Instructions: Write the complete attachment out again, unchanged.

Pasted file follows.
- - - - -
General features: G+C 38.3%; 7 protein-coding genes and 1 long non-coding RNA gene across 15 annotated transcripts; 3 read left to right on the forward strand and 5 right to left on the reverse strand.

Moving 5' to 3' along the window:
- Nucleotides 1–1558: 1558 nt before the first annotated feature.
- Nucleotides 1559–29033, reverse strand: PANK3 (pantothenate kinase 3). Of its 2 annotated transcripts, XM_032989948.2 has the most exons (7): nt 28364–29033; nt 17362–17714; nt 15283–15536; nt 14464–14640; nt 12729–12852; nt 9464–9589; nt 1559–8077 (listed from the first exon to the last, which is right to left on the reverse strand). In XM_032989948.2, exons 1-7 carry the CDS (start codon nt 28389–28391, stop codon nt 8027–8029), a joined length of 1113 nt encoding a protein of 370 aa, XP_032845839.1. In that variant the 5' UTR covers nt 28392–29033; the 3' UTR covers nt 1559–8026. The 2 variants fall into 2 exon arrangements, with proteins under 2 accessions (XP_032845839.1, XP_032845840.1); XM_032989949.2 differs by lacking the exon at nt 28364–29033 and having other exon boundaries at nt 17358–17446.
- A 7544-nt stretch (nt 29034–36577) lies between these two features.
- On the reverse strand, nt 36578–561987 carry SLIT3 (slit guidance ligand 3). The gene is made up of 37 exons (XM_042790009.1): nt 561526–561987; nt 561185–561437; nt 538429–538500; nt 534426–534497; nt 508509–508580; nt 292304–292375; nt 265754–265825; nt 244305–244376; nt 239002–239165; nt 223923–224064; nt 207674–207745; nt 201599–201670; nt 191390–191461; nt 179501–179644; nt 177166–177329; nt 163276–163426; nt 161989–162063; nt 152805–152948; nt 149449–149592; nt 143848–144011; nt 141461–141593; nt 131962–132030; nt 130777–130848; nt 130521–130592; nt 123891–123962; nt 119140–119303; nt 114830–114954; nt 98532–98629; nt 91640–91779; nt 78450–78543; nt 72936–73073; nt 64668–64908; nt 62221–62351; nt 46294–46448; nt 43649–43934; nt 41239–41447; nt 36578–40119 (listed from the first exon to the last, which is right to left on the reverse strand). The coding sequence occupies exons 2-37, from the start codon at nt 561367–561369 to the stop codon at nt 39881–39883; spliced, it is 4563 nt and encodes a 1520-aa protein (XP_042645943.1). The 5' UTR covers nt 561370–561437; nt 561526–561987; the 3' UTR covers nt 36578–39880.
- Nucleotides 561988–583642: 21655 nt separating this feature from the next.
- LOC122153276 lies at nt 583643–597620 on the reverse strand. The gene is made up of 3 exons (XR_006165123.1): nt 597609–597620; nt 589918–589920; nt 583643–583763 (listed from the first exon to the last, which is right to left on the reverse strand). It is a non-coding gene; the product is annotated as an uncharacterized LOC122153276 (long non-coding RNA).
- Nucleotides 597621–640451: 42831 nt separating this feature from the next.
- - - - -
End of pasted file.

General features: G+C 38.3%; 7 protein-coding genes and 1 long non-coding RNA gene across 15 annotated transcripts; 3 read left to right on the forward strand and 5 right to left on the reverse strand.

Moving 5' to 3' along the window:
- Nucleotides 1–1558: 1558 nt before the first annotated feature.
- Nucleotides 1559–29033, reverse strand: PANK3 (pantothenate kinase 3). Of its 2 annotated transcripts, XM_032989948.2 has the most exons (7): nt 28364–29033; nt 17362–17714; nt 15283–15536; nt 14464–14640; nt 12729–12852; nt 9464–9589; nt 1559–8077 (listed from the first exon to the last, which is right to left on the reverse strand). In XM_032989948.2, exons 1-7 carry the CDS (start codon nt 28389–28391, stop codon nt 8027–8029), a joined length of 1113 nt encoding a protein of 370 aa, XP_032845839.1. In that variant the 5' UTR covers nt 28392–29033; the 3' UTR covers nt 1559–8026. The 2 variants fall into 2 exon arrangements, with proteins under 2 accessions (XP_032845839.1, XP_032845840.1); XM_032989949.2 differs by lacking the exon at nt 28364–29033 and having other exon boundaries at nt 17358–17446.
- A 7544-nt stretch (nt 29034–36577) lies between these two features.
- On the reverse strand, nt 36578–561987 carry SLIT3 (slit guidance ligand 3). The gene is made up of 37 exons (XM_042790009.1): nt 561526–561987; nt 561185–561437; nt 538429–538500; nt 534426–534497; nt 508509–508580; nt 292304–292375; nt 265754–265825; nt 244305–244376; nt 239002–239165; nt 223923–224064; nt 207674–207745; nt 201599–201670; nt 191390–191461; nt 179501–179644; nt 177166–177329; nt 163276–163426; nt 161989–162063; nt 152805–152948; nt 149449–149592; nt 143848–144011; nt 141461–141593; nt 131962–132030; nt 130777–130848; nt 130521–130592; nt 123891–123962; nt 119140–119303; nt 114830–114954; nt 98532–98629; nt 91640–91779; nt 78450–78543; nt 72936–73073; nt 64668–64908; nt 62221–62351; nt 46294–46448; nt 43649–43934; nt 41239–41447; nt 36578–40119 (listed from the first exon to the last, which is right to left on the reverse strand). The coding sequence occupies exons 2-37, from the start codon at nt 561367–561369 to the stop codon at nt 39881–39883; spliced, it is 4563 nt and encodes a 1520-aa protein (XP_042645943.1). The 5' UTR covers nt 561370–561437; nt 561526–561987; the 3' UTR covers nt 36578–39880.
- Nucleotides 561988–583642: 21655 nt separating this feature from the next.
- LOC122153276 lies at nt 583643–597620 on the reverse strand. The gene is made up of 3 exons (XR_006165123.1): nt 597609–597620; nt 589918–589920; nt 583643–583763 (listed from the first exon to the last, which is right to left on the reverse strand). It is a non-coding gene; the product is annotated as an uncharacterized LOC122153276 (long non-coding RNA).
- Nucleotides 597621–640451: 42831 nt separating this feature from the next.